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COLUMBIA UNIVERSITY, Graduate School of Architecture, Planning and Preservation (GSAPP), PhD in Urban Planning

New York, NY, Degree Expected 2024

  • Teaching Assistant, Spring 2024, 2023, and 2022, Kurt Steinhouse; Spring 2021, Moira O'Neill Hutson, Planning Law (PLAN 6052):

    •  Taught weekly recitation and discussion sections ranging from 20–40 students for masters-level Columbia GSAPP MSUP-1 students.  Developed course pedagogical material and discussion lessons, assisted students in office hours, provided feedback on student assignments.  Through participatory discussions, helped students understand planning legal theory and history. Discussion sections included fundamental legal concepts:  the case method, stare decisis, standings, standards of review. Written class assignments integrate urban planning, public policy, and law through students’ analysis of specific jurisdictional contexts of their choosing. 

  • Teaching Assistant, Fall 2021, Professor Ryan Thomas Devlin; Fall 2020, Professor Hiba Bou Akar, History and Theory of Planning (PLAN 4008):

    • ​Taught weekly stand-alone discussion sections of 16–21 masters-level Columbia University Graduate School of Architecture, Planning, and Preservation (GSAPP) 1st year urban planning students (MSUP-1).  Developed course pedagogical material and discussion lessons, assisted students in office hours, provided feedback on student assignments.  Through participatory discussions, helped students understand planning history and theory from a critical point of view and develop their own planning writing assignments.

HARVARD UNIVERSITY, John F. Kennedy School of Government, Master of Public Policy (MPP)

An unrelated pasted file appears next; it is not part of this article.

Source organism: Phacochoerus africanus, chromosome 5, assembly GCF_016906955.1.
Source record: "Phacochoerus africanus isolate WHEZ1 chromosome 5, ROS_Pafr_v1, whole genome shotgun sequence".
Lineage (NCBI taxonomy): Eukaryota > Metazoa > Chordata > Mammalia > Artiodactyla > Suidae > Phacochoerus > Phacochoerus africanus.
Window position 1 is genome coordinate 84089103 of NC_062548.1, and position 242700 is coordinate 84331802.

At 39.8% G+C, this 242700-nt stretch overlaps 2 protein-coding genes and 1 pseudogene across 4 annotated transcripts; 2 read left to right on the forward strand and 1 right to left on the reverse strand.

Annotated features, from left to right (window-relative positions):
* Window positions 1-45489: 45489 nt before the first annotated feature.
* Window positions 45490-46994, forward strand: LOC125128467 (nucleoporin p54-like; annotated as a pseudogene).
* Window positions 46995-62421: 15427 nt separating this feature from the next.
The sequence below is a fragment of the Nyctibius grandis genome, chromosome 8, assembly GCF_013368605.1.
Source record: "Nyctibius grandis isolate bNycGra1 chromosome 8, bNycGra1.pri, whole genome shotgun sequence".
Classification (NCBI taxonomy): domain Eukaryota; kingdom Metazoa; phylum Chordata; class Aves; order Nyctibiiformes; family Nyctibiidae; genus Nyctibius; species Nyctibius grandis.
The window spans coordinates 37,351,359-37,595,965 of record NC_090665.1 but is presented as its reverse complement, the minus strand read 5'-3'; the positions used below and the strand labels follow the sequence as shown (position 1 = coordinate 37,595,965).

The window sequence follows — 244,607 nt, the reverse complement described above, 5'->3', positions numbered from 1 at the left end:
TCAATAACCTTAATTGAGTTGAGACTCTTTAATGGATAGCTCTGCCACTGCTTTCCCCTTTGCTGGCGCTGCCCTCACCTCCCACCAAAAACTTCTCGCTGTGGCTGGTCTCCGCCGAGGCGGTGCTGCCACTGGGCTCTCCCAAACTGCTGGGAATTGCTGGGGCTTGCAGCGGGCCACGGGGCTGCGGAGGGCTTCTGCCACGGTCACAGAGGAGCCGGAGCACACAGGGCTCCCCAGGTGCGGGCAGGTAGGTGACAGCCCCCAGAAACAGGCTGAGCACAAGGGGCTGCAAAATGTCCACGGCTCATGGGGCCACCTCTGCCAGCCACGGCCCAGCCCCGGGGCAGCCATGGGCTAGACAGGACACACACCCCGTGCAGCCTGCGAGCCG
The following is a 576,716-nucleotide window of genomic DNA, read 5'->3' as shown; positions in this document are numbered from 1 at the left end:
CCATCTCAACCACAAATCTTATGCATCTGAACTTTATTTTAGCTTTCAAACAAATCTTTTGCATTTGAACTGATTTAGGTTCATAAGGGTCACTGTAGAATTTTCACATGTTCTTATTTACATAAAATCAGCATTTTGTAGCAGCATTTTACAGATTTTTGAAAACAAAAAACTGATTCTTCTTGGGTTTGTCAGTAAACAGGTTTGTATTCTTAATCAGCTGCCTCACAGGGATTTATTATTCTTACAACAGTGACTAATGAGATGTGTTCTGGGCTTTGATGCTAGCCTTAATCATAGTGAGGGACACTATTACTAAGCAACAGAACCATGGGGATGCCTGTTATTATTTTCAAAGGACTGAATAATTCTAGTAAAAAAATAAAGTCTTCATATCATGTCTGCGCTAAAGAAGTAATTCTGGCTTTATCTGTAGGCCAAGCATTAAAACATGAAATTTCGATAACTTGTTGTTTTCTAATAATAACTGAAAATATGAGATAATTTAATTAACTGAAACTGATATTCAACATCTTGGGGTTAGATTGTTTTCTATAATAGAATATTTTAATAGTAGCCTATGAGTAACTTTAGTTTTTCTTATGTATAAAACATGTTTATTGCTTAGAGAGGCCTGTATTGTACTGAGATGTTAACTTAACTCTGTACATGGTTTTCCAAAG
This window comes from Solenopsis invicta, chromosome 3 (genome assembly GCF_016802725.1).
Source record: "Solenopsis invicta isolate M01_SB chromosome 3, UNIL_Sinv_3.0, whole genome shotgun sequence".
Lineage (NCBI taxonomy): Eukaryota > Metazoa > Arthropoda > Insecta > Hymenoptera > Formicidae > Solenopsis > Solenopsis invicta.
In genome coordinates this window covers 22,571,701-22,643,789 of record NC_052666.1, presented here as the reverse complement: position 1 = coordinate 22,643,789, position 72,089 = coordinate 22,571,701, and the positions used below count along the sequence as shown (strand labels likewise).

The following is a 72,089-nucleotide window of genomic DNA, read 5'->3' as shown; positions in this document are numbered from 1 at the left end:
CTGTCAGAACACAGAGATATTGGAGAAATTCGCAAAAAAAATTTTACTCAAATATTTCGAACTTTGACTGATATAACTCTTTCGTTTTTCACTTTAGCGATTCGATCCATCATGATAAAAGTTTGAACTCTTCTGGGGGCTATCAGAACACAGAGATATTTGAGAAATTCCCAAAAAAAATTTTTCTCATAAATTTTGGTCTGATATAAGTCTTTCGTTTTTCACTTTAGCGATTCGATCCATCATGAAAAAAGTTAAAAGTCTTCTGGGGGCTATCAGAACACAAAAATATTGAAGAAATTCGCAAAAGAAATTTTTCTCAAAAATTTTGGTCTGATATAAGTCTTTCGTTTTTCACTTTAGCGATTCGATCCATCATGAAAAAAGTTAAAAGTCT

Cambridge, MA, 2019​​​​​

  • Teaching Fellow, Professors Roberto Mangabeira Unger and Cornel West, American Democracy (HLS 2955, HDS 2733, AFRAMER 123Z), Spring 2019:  Taught weekly discussion sections for undergraduate Harvard College students, developed course pedagogical material and discussion lessons, assisted students in office hours, provided feedback on student assignments.  Through participatory discussions, helped students craft and defend paradigms for America’s institutional reconstruction and desired arrangements.

  • Course Assistant, Professor Quinton Mayne, Urban Politics, Planning, and Development (SUP-601), Spring 2019:  Worked with Quinton Mayne as a Research Assistant in Fall 2018 to develop and enhance SUP-601 course syllabus, planning readings, theory, and pedagogical approaches for 6-7 course sessions.  As Course Assistant, graded papers, led office hours, and ran select class sessions. 

  • Course Coach, Professor Brian Mandell, Advanced Negotiation Workshop (MLD-280), January 2019, and Fundamentals of Negotiation Analysis (MLD-220M), Fall 2018:  Developed course material, led select class lectures and sections, coordinated and ran pedagogical negotiation simulations, and assisted students in office hours.

  • Course Assistant, James Carras, Policymaking in Urban Settings (SUP-600), Fall 2017:  Served as the sole teaching support for Professor Carras’ course on equitable urban development policy and practice.  Graded papers, led office hours, and ran select class sessions. 

STANFORD UNIVERSITY, Bachelor of Arts (B.A.) Public Policy, Bachelor of Arts with Departmental Honors (B.A.H.), Urban Studies         

Stanford, CA, Class of 2015

  • Teaching Assistant, Stanford University Program on Urban Studies, Stanford, CA, Winter 2013:  Concepts and Analytic Skills for the Social Sector (Urban Studies 132): Worked as the single Teaching Assistant in Prof. Larry Litvak’s course.  Course material included quantitative and qualitative evaluation of social ventures; topics included organizational mission, strategy, communications / marketing, financing and impact evaluation; opportunities and limits of methods from the for-profit sector to meet social goals. Perspectives came from the fields of social entrepreneurship, design thinking and social change. Focus was on integrating theory with practical applications. Graded assignments, prepared study sessions, and proctored examinations for a 20-student seminar.